People's Liberty launching reimagined Haile Fellowship application as "civic sabbatical"

If you visited the People’s Liberty website in December, you might have encountered a message that began “Dear Cincinnati: It’s not you, it’s us.” The philanthropic lab was in the process of reworking its application for the Haile Fellowship.
The fellowship is People’s Liberty’s “marquee grant” and worth its headliner status, with two grants per year worth $100,000 each given to an individual along with the challenge to “research, plan, implement and present the results of a big idea that could change our community’s future” during the grant period.
After a successful first year of the fellowship program, People’s Liberty was actually partway through the application process for the second year when the staff decided it needed to change.
“As a philanthropic lab, we are constantly learning, tweaking things, and everything we do is changing all the time,” explains CEO Eric Avner. “This one was pretty prominent because we were in the middle of the application process.”
Avner explains that the catalyst for the change was a forum the organization hosted of funders from all over the country who provide grants to individuals. During the day and a half of conversations, People’s Liberty heard from other grantmakers that what was really important wasn’t necessarily the work grantees accomplished during their fellowship window but the longer-term results over the following three to five years.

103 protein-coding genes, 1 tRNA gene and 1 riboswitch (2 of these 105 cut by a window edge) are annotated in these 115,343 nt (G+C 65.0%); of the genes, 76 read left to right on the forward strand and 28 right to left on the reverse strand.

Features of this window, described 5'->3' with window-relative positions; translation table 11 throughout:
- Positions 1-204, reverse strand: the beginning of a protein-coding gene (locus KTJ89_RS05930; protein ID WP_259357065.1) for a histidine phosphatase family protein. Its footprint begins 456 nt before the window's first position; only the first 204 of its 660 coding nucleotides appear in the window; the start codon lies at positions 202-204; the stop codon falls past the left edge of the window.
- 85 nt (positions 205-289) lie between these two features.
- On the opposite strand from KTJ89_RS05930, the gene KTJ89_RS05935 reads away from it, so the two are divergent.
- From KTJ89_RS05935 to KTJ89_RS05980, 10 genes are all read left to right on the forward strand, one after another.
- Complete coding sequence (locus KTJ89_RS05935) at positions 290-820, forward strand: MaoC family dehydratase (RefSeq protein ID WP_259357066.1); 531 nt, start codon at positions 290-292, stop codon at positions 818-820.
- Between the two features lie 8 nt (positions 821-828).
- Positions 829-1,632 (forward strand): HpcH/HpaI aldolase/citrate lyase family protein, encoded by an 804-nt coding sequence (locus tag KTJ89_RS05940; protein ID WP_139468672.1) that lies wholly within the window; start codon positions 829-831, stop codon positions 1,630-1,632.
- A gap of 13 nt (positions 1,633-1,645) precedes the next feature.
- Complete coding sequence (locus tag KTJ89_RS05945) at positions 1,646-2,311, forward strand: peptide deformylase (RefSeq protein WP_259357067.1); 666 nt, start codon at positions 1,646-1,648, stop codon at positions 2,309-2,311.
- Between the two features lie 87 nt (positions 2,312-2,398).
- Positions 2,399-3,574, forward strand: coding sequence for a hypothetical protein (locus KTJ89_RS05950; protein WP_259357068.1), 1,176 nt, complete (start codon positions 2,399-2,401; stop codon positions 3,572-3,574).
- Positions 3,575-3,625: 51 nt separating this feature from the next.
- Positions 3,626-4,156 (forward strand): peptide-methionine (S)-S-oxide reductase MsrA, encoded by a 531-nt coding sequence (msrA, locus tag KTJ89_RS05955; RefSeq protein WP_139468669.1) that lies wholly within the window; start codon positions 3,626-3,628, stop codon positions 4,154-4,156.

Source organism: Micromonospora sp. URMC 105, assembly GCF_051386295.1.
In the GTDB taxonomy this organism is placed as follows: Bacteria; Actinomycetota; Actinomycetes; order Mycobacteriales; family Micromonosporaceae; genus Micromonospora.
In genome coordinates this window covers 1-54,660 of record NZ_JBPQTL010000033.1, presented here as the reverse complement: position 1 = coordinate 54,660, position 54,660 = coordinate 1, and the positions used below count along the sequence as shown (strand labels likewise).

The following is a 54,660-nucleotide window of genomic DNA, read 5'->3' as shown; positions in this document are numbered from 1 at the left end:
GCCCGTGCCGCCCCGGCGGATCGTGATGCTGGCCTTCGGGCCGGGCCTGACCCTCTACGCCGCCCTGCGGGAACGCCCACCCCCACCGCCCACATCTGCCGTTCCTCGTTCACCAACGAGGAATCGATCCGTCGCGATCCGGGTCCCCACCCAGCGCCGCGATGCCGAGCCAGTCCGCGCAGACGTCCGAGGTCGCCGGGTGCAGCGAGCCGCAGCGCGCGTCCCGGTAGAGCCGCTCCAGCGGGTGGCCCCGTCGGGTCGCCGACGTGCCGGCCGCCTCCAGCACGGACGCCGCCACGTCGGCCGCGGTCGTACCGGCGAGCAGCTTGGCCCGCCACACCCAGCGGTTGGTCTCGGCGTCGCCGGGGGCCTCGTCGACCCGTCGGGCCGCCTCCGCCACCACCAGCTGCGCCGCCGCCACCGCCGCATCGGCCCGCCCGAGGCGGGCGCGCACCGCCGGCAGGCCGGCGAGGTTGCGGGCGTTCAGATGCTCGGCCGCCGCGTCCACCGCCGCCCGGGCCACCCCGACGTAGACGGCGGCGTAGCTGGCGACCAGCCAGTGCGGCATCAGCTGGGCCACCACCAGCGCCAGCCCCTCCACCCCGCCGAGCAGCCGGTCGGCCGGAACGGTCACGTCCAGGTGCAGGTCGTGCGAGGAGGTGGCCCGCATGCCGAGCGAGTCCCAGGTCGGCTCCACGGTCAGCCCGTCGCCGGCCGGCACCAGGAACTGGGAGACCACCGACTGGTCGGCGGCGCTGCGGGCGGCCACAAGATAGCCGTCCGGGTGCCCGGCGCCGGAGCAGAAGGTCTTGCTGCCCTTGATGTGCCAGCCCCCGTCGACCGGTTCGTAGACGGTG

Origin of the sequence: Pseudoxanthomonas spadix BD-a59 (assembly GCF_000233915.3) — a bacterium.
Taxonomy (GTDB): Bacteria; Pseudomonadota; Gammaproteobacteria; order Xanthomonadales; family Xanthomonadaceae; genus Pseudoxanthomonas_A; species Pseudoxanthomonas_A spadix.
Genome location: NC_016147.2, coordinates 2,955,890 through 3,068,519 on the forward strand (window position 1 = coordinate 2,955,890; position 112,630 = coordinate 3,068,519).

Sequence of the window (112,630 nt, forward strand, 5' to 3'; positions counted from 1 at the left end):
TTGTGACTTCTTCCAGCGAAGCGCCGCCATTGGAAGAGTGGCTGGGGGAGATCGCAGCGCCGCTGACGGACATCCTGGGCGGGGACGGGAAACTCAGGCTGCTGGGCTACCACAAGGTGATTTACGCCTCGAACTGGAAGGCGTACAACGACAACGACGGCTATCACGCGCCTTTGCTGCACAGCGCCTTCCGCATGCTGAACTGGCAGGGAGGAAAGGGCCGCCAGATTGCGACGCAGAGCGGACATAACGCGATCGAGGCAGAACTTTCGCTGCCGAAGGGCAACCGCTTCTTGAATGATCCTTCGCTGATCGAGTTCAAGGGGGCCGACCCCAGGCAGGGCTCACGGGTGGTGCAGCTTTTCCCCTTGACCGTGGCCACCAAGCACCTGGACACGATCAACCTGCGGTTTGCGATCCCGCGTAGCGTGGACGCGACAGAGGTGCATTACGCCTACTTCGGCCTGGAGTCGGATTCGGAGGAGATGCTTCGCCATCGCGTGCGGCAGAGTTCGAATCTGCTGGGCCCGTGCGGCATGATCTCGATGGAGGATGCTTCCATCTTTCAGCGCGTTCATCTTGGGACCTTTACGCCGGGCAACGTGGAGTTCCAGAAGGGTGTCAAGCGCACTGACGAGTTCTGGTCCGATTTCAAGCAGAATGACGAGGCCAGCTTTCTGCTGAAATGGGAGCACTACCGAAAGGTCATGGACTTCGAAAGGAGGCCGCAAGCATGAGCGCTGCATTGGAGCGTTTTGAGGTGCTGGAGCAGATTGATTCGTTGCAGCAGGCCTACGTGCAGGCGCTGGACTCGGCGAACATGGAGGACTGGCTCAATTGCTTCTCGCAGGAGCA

“What we quickly realized was that we were treating the Haile Foundation Grant like a $100,000 project grant,” Avner says.
So the People’s Liberty team stopped the process to rethink the questions they were asking applicants. The goal changed to focus not just on the nuts and bolts of the proposed project but on the individual applying. This way, People’s Liberty hopes to grow strong local leaders and create an impact that lasts beyond the fellowship year.
The redesigned application opens Jan. 13 at 9 a.m., followed by an information session at the People’s Liberty office in Over-the-Rhine at 6 p.m. Interested applicants can arrange 20-minute meetings with the People’s Liberty staff over the next few weeks. Applications close Jan. 29, with the two 2016 winners announced in late February.
Avner is happy with the new version of the application.
“This is a unique opportunity (for grantees) to take a civic-based sabbatical,” he says. “I encourage people to take on this opportunity to change the city and change themselves in the process.”
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